Now I see The Bridge of San Luis Rey by Thornton Wilder as a classic. Also, since then, I have been to Peru and read something of its literature. I have not heard about Wilder's familiar
May 16, 2007 Jessica rated it it was amazing  ·  review of another edition
BREATHTAKING. Beautiful prose, fascinating tale about the collapse of a bridge and the lives of the people who died there. The premise of the story is that there was a monk who was convinced that each of these people had died for a reason, and who wrote a book trying to prove the existence of God based on the life stories of the five people who died - but the narrator of the story goes on to fill in all the things the monk didn't know or misunderstood, giving this short novel layers upon layers ...more
Wow. I'm speechless. More peope should read this book.
mohammed aljaberi
Jan 01, 2017 mohammed aljaberi rated it did not like it  ·  review of another edition
الترجمة تعيسة جدا قتلت الرواية
Joshua Buhs
May 07, 2017 Joshua Buhs rated it really liked it  ·  review of another edition
Character studies snug in the skein of a parable.

The story is a simple one, and its main ideas spoken out loud: when a famous bridge in Peru breaks and sends five people crashing to their deaths, a passing monk decides to investigate and see if there is any discernible reason for his event, some mysterious action of God's, discoverable in the lives of those killed.

The story then moves to tell the stories of the five people, two paired, and one single, through three different chapters. These have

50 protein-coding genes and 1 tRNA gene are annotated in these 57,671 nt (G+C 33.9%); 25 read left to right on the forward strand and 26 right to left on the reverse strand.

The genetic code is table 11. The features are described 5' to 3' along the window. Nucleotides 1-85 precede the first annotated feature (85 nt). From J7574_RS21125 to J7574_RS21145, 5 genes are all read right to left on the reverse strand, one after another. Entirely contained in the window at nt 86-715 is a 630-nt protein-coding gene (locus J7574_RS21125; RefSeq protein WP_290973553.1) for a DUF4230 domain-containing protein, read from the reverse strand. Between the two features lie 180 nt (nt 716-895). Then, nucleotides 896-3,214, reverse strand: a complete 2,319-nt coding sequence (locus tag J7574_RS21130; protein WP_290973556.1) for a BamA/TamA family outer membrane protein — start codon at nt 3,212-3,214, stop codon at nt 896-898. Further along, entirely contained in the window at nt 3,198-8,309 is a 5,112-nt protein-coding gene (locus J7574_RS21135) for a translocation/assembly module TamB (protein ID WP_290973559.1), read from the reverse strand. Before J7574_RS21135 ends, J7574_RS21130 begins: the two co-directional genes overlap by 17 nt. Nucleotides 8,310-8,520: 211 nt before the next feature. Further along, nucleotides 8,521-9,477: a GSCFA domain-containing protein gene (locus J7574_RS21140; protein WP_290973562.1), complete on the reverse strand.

Sep 06, 2009 Tony rated it really liked it  ·  review of another edition
Wilder, Thornton. THE BRIDGE OF SAN LUIS REY. (1927). ****. It’s been fifty years since I last read this novel, Wilder’s second and his first Pulitzer Prize winner. Set in 18th century Peru, the book is a recounting of the researches of Father Juniper who had tried to find some divine reason for the loss of five lives as a bridge collapsed over a gulch in Lima. Juniper’s writings were ultimately burned by the Inquisition – as was the dear Father – but one copy of his treatise remained. He resear ...more
Jul 11, 2015 Albert rated it really liked it  ·  review of another edition
I read Our Town in high school, many, many years ago, and remember enjoying it. This is the first since that I have read of Thornton Wilder. The story is about a bridge, a rope bridge. A bridge is all about architecture (and engineering: can’t force an analogy to fit), and I was amazed at the architecture of this novel. Four stories, each of which could stand on its own, interwoven not only by the overarching story of the failed bridge but also by the characters’ lives. Each story beautifully wr ...more
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Thornton Niven Wilder was an American playwright and novelist. He received three Pulitzer Prizes, one for his novel The Bridge of San Luis Rey and two for his plays Our Town and The Skin of Our Teeth, and a National Book Award for his novel The Eighth Day.

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“The knowledge that she would never be loved in return acted upon her ideas as a tide acts upon cliffs.” 197 likes
“There is a land of the living and a land of the dead and the bridge is love, the only survival, the only meaning.” 94 likes